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Residents 'horrified' at plan to dump waste from dredge in Dublin bay


Charles Sargent

Charles Sargent

Charles Sargent

RESIDENTS of Dublin's northside claim plans to dredge the sea floor to cater for bigger ships and dump the resulting debris in Dublin Bay is "a horrific idea".

More than 30 people met in Sutton to launch a campaign to stop the dumping of more than 10 million tonnes of silt into the Bay.

The 'dredging' process is due to be carried out as part of Dublin Port's revamp plan for the area.

It will see waste material taken out of one part of the bay and dumped in other areas nearby in order to make sea levels deep enough for cruise and cargo ships.


An Bord Pleanala gave the green light the €230m redevelopment plan earlier this month.

The residents said they are concerned that the debris will "destroy" the bay and its wildlife.

They also claim that the waste will be washed across the bay and that the consequences will be "detrimental" to the future amenities of the area.

The group met to discuss making an online petition and a submission to the Environmental Protection Agency (EPA) to put a halt to the plans.

Charles Sargent (64), a member of the Sutton Dingy Club, said the dredging will "negatively affect everyone in the bay".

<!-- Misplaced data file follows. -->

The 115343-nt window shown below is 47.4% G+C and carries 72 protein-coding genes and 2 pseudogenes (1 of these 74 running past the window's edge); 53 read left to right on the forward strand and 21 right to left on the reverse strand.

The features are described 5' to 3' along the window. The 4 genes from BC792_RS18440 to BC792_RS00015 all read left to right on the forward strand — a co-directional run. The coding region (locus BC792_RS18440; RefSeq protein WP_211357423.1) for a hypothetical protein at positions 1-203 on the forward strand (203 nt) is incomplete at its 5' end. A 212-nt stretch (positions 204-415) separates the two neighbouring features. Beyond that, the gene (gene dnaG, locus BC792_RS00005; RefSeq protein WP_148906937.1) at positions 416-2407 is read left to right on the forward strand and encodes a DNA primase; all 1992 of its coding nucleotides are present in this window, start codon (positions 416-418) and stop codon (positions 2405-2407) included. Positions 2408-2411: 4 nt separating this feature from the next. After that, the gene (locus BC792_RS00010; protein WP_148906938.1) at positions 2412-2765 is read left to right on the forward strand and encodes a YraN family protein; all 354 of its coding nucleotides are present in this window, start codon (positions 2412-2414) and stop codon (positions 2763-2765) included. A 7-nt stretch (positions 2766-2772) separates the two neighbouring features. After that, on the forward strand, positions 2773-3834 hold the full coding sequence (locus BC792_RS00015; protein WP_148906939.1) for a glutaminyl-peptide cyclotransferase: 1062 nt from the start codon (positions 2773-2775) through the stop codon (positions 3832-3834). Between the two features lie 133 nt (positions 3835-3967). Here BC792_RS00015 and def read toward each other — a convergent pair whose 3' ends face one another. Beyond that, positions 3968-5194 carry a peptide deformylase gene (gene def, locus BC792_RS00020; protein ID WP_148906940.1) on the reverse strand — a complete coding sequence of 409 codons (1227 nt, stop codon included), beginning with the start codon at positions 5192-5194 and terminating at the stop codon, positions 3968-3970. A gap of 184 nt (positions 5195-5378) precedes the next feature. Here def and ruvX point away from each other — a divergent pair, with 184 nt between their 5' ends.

"When you remove ten million tonnes of sediment and you lay it anywhere else, naturally it's going to sweep back into the bay," he said.

"Dublin Port have their experts who come up with projections of where the sediment will go but we have seen the evidence of this before, you can't predict how nature will react.

"Apart from the fact that the contaminants will destroy the sea life, you have the pure volume of sediment spreading across the bay and it's going to ruin amenities here," he claimed.

Clontarf resident Lillian Spellman (66) said she was objecting to the plans to "protect the bay for my children and my grandchildren".

She claimed that residents did not have enough time to object to the plans, which she said were "slipped in under the radar" during the summer so there "would be no huge opposition".

"I'm doing this for the sake of our future," she said.

"It would be absolutely detrimental, it's a horrific idea."

Raheny resident Maxi Goodman (49) claimed that Dublin Port did not need cruise ships, and said that their presence would make life in the area "like living on a highway".

"They will get bigger and bigger and there will be so much noise pollution and fuel everywhere," she said.

"I'm worried about the future of Dublin Port for this reason and that's why I'm objecting to these plans."

Following permission from an Bord Pleanala last month, approval by the Department of the Environment and the Environmental Protection Agency is still needed.


Dublin Port said that it could not comment on the residents' concerns as the plans were still being processed.

The port project is expected to take five years to complete.

As part of the wider plans for the area Dublin Port Company is handing over more than 10 hectares of land on Bull Island to Dublin City Council, where a visitors centre is proposed.

The 'Alexandra Basin Project' was given planning permission despite objections from Drogheda and Dun Laoghaire ports at an oral hearing earlier this year.

The new plan is also designed to cater for a double the amount of container ships to 60 million tonnes by 2040.